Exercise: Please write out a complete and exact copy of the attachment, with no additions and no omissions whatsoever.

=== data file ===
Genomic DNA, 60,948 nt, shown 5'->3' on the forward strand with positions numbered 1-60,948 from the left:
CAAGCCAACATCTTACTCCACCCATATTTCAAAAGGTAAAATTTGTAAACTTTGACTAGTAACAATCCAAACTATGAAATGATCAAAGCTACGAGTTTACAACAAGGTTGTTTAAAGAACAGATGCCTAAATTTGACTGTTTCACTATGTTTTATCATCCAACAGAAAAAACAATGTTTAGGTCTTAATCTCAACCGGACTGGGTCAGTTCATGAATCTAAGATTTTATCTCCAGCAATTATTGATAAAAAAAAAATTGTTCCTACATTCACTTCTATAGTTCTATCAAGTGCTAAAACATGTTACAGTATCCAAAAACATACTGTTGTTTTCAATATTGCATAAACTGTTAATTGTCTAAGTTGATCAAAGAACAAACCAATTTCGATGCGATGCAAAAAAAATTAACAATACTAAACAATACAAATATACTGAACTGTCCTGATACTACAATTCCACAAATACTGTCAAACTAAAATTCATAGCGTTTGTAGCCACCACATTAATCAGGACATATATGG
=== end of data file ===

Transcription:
Genomic DNA, 60,948 nt, shown 5'->3' on the forward strand with positions numbered 1-60,948 from the left:
CAAGCCAACATCTTACTCCACCCATATTTCAAAAGGTAAAATTTGTAAACTTTGACTAGTAACAATCCAAACTATGAAATGATCAAAGCTACGAGTTTACAACAAGGTTGTTTAAAGAACAGATGCCTAAATTTGACTGTTTCACTATGTTTTATCATCCAACAGAAAAAACAATGTTTAGGTCTTAATCTCAACCGGACTGGGTCAGTTCATGAATCTAAGATTTTATCTCCAGCAATTATTGATAAAAAAAAAATTGTTCCTACATTCACTTCTATAGTTCTATCAAGTGCTAAAACATGTTACAGTATCCAAAAACATACTGTTGTTTTCAATATTGCATAAACTGTTAATTGTCTAAGTTGATCAAAGAACAAACCAATTTCGATGCGATGCAAAAAAAATTAACAATACTAAACAATACAAATATACTGAACTGTCCTGATACTACAATTCCACAAATACTGTCAAACTAAAATTCATAGCGTTTGTAGCCACCACATTAATCAGGACATATATGG